Xbox games will soon receive massive performance boosts thanks to AMD’s FSR 2.0 technology: updated upscaling technology that is now available in the Xbox GDK. This means developers can start implementing FSR 2.0 for Xbox Series X|S and Xbox One games, AMD announced (opens in new tab) in a recent community blog.
We knew momentum was on its way since March. Now that the technology has made its way into the Xbox game developer kit, we hope it won’t be long before we see support in released games.
FSR (short for FidelityFX Super Resolution) 2.0 is already implemented in some PC titles. Early adopters of the updated technology include Deathloop and God of War. However, AMD’s latest announcement means that FSR 2.0 is no longer locked to the PC platform.
The image above shows games that currently (or are planned to) support FSR 2.0 on PC. These, in addition to the large number of games that support FSR 1.0, mean that AMD supports over 110 games with its upscaling technology. And there’s more to come thanks to Xbox 2.0’s implementation.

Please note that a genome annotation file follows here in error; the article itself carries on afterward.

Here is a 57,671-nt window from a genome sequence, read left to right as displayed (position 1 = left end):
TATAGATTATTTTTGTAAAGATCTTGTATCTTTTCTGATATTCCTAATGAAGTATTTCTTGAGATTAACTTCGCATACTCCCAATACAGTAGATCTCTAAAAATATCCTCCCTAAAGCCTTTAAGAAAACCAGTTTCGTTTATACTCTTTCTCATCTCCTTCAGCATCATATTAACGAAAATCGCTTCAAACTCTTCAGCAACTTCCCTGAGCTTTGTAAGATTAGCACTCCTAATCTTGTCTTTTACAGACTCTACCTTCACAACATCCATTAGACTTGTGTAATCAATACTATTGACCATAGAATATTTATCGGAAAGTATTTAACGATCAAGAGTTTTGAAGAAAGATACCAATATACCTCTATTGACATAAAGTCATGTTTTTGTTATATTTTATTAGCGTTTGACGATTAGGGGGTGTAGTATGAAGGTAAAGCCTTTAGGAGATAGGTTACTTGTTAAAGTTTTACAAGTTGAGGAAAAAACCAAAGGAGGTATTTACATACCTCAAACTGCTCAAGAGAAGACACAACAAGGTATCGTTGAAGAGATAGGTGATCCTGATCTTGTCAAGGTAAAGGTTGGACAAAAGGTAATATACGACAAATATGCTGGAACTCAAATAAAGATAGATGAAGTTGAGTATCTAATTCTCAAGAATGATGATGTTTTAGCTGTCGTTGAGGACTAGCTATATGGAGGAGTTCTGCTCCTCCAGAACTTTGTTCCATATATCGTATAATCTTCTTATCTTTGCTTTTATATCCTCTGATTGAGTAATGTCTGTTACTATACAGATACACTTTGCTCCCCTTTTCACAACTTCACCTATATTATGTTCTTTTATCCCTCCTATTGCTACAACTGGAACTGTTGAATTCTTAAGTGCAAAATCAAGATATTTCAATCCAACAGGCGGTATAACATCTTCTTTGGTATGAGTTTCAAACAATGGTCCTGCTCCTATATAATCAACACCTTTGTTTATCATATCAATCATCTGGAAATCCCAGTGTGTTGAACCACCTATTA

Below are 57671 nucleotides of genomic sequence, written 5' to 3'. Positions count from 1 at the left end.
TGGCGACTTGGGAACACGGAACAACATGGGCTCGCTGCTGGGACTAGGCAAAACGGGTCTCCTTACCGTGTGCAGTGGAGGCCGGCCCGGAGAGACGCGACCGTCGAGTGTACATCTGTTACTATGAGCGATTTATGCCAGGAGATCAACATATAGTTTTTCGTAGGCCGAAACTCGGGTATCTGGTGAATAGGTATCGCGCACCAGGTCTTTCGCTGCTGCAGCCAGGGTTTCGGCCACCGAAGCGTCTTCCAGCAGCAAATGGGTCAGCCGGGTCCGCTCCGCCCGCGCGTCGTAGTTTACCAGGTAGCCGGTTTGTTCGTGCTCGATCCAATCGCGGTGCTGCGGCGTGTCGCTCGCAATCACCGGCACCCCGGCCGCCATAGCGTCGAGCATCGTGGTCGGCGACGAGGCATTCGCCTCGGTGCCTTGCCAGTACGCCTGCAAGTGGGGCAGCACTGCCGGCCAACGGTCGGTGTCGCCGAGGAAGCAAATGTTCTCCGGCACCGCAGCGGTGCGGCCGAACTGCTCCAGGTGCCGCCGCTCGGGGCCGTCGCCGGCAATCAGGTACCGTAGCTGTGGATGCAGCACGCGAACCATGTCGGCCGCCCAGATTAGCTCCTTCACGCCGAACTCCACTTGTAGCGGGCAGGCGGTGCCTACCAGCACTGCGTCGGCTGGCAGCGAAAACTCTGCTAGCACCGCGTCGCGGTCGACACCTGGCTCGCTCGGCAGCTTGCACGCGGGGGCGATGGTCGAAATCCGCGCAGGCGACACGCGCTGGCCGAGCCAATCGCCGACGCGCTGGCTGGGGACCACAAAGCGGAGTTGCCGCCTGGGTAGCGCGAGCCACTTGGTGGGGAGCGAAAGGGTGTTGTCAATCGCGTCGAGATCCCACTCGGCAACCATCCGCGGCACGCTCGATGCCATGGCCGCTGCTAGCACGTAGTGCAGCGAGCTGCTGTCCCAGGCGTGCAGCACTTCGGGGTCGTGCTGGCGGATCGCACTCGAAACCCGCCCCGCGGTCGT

As for which games will support FSR 2.0 on Xbox, that remains up in the air. Although we have some clues thanks to this image. Grounded and Microsoft Flight Simulator support FSR 2.0 on PC. Both games are also console exclusives on Xbox. This could mean that they will be among the first to introduce FSR 2.0 on console.
What improvements does FSR 2.0 bring?
FSR is AMD’s upscaling technology, the first version of which was released just over a year ago. Games that feature FSR are able to increase resolution through a temporal anti-aliasing technique. In addition, FSR is also capable of boosting frame rates for games that support it.
These improvements can be achieved by FSR with a minuscule impact on overall performance. It’s a potential lifesaver for gamers who can’t afford the best gaming PCs or the most powerful consoles on the market, but still want to experience gaming at higher performance settings.
By switching to a more efficient anti-aliasing solution, FSR 2.0 has so far been a huge improvement over the original version. The shift from spatial to temporal anti-aliasing also changes the way FSR 2.0 parses individual frames. This means it is much more efficient than FSR 1.0 in providing more stability for higher frame counts.